A York City boy has his prized giant pumpkin back after the professed thief returned it Sunday.
Amy Newcomer, mother of 9-year-old Jaiden Newcomer, said the family returned to their home in the 1200 block of Edison Street on Sunday evening after being away for the weekend to find the pumpkin back on the front porch of the home.
"He's very excited," Newcomer said. "He's beside himself."
Jaiden won the 100-pound pumpkin by correctly guessing its weight at an Oktoberfest celebration at Cape Horn Beverage in Windsor Township, said his grandmother, Josie Tomchick of Dallastown.
Four adult family members worked together to lift it onto the porch when they first brought it home, according to Tomchick.
"They put it on a wheelbarrow to move it," she said.
Note of apology: Accompanying the returned giant pumpkin was a note apologizing for the theft, Newcomer said.
The note said: "I'm really sorry about taking your pumpkin. It was wrong of me. You earned the pumpkin. I didn't think my actions through nor realize who they were affecting. Sincerest apologies."
Newcomer said she was surprised the pumpkin didn't end up smashed and destroyed.
"I never thought it would actually be returned," she said.
Even Jaiden initially wasn't so sure the returned pumpkin was the same one that was stolen.
The stolen one had the shape of a crescent moon on it and Jaiden examined the returned one to make sure it bore the same mark, Newcomer said.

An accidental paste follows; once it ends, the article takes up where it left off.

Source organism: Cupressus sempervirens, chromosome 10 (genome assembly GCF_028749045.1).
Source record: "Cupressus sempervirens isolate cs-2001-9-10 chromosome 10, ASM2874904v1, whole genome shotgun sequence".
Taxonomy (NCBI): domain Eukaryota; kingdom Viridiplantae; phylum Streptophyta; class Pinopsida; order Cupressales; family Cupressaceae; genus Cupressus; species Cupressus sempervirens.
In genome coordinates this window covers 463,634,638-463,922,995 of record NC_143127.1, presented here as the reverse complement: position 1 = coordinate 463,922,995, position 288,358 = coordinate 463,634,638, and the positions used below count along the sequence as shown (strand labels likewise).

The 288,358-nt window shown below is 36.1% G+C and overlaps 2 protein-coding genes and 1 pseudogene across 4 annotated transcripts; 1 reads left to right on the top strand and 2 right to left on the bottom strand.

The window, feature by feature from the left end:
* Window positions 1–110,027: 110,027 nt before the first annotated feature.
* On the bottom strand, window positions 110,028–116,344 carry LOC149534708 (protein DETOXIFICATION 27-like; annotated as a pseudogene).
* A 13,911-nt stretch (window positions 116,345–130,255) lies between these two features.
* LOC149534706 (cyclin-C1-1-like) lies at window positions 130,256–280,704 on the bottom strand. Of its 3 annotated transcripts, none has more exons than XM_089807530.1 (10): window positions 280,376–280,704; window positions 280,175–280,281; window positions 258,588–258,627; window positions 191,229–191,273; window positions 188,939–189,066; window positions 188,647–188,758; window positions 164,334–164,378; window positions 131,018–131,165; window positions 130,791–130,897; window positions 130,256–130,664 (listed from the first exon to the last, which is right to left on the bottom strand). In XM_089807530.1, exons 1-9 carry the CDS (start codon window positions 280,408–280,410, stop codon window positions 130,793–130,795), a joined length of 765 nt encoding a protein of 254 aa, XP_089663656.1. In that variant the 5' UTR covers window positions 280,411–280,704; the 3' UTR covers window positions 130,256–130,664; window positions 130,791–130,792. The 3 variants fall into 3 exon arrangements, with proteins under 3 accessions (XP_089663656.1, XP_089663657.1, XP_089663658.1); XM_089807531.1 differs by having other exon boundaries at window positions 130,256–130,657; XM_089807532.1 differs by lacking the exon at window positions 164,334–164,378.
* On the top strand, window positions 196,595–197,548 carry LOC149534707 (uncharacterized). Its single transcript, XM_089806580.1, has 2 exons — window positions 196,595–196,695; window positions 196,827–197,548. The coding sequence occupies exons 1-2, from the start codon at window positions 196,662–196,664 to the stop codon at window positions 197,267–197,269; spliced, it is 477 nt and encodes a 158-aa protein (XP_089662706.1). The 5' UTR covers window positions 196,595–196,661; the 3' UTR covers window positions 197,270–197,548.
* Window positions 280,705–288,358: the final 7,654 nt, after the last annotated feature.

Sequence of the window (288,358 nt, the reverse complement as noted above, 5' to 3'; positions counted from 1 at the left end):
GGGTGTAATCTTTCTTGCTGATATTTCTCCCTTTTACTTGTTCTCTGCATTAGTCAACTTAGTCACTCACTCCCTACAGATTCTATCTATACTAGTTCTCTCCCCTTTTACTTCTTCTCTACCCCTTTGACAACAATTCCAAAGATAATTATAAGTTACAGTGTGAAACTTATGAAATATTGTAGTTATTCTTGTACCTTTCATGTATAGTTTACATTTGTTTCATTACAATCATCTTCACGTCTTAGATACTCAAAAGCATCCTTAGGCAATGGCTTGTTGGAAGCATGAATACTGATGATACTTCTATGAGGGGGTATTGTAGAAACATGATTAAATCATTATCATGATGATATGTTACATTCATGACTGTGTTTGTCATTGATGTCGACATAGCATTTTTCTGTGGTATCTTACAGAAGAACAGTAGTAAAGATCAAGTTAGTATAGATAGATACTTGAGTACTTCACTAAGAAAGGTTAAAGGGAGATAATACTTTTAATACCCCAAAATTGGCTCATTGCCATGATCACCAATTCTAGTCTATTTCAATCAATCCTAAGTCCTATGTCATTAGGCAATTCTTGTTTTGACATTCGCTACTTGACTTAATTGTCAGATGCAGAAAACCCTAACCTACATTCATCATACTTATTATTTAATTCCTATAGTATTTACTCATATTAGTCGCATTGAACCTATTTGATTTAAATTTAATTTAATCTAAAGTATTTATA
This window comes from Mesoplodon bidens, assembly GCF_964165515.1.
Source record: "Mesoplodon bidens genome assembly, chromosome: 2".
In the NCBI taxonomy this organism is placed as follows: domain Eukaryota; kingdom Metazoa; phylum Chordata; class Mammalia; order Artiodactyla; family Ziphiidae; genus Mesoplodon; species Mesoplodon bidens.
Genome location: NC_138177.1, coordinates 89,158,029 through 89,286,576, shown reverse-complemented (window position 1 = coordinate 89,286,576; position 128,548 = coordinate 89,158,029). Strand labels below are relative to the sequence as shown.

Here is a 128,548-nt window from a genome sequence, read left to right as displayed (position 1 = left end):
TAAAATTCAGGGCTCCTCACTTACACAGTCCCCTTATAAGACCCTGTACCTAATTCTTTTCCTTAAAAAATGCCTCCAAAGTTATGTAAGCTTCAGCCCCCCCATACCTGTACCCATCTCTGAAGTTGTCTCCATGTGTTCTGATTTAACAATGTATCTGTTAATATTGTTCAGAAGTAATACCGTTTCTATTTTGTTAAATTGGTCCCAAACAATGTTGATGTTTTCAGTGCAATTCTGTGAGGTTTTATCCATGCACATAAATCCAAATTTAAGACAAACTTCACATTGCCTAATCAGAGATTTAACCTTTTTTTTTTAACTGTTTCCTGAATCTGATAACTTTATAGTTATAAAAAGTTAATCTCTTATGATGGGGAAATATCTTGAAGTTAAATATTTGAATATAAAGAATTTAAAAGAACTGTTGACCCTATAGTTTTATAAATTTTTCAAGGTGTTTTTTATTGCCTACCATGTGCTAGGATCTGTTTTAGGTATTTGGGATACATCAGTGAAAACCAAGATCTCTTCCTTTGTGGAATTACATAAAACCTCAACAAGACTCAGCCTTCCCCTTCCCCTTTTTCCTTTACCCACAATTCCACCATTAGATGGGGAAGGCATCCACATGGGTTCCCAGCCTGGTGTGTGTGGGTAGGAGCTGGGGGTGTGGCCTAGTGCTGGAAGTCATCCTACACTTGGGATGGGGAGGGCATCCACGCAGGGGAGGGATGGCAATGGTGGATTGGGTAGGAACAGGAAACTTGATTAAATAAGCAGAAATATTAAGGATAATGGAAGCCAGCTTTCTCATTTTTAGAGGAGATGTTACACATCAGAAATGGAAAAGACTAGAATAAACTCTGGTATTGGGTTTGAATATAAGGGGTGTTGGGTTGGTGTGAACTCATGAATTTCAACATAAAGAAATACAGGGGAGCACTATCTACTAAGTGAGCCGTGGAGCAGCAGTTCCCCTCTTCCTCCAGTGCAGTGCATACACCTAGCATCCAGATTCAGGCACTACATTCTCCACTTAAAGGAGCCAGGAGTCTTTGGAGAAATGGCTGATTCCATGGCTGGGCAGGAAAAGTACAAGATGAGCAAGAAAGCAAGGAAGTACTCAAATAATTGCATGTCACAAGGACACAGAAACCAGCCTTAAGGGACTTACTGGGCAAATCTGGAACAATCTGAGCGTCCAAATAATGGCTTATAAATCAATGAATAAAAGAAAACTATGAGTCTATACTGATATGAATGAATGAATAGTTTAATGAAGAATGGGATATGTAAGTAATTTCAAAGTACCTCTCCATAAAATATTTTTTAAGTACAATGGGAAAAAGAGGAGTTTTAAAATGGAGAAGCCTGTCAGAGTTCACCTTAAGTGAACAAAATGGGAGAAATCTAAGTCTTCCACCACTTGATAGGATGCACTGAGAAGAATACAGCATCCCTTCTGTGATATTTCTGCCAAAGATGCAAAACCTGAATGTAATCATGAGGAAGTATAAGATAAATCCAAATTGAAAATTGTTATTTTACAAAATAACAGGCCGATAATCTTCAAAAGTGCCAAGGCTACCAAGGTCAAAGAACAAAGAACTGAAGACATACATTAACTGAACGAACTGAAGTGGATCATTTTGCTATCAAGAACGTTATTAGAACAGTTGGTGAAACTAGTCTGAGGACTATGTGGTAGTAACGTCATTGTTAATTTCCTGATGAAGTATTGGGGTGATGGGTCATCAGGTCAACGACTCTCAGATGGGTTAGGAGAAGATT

"He ran there to make sure it was on there," she said. "Our great pumpkin was on the front porch."
More pumpkins: As word began to spread that the pumpkin had been stolen, offers to replace it started to roll in to the Newcomer family.
A Cumberland County plant nursery gave Jaiden a replacement pumpkin, and Cape Horn Beverage planned to give him a new but smaller one Monday.
Tomchick, Jaiden and his brother, 5-year-old Peyton, went to Ashcombe Farm and Greenhouses on Friday to pick up the new pumpkin.
Now Jaiden has 255 pounds of pumpkin, Newcomer said.
Pay it forward: All the generosity bestowed on Jaiden was not lost on him.
He told his mother that he wanted to use the pumpkins to "make pumpkin pies for people who can't afford it," Newcomer said.
But the pumpkins he has aren't meant for cooking, so instead Newcomer said they plan to buy pumpkin pies and donate them to a charity.
-- Reach Liz Evans Scolforo at firstname.lastname@example.org. Reach Greg Gross at email@example.com.